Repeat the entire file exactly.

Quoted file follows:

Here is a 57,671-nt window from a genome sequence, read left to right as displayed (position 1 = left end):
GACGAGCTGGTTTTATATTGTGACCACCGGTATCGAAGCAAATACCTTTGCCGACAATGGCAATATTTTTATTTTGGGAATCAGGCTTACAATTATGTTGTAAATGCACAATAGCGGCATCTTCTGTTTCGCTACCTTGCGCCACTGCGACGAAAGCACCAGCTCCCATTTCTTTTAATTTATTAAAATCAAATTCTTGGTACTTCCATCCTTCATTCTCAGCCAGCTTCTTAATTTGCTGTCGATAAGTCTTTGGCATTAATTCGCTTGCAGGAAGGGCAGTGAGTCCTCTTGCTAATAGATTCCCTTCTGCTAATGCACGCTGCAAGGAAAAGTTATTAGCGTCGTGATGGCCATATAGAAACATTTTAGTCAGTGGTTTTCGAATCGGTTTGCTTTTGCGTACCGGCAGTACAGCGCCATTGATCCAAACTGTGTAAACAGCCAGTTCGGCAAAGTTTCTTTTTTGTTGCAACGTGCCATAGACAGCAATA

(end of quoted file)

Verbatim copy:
Here is a 57,671-nt window from a genome sequence, read left to right as displayed (position 1 = left end):
GACGAGCTGGTTTTATATTGTGACCACCGGTATCGAAGCAAATACCTTTGCCGACAATGGCAATATTTTTATTTTGGGAATCAGGCTTACAATTATGTTGTAAATGCACAATAGCGGCATCTTCTGTTTCGCTACCTTGCGCCACTGCGACGAAAGCACCAGCTCCCATTTCTTTTAATTTATTAAAATCAAATTCTTGGTACTTCCATCCTTCATTCTCAGCCAGCTTCTTAATTTGCTGTCGATAAGTCTTTGGCATTAATTCGCTTGCAGGAAGGGCAGTGAGTCCTCTTGCTAATAGATTCCCTTCTGCTAATGCACGCTGCAAGGAAAAGTTATTAGCGTCGTGATGGCCATATAGAAACATTTTAGTCAGTGGTTTTCGAATCGGTTTGCTTTTGCGTACCGGCAGTACAGCGCCATTGATCCAAACTGTGTAAACAGCCAGTTCGGCAAAGTTTCTTTTTTGTTGCAACGTGCCATAGACAGCAATA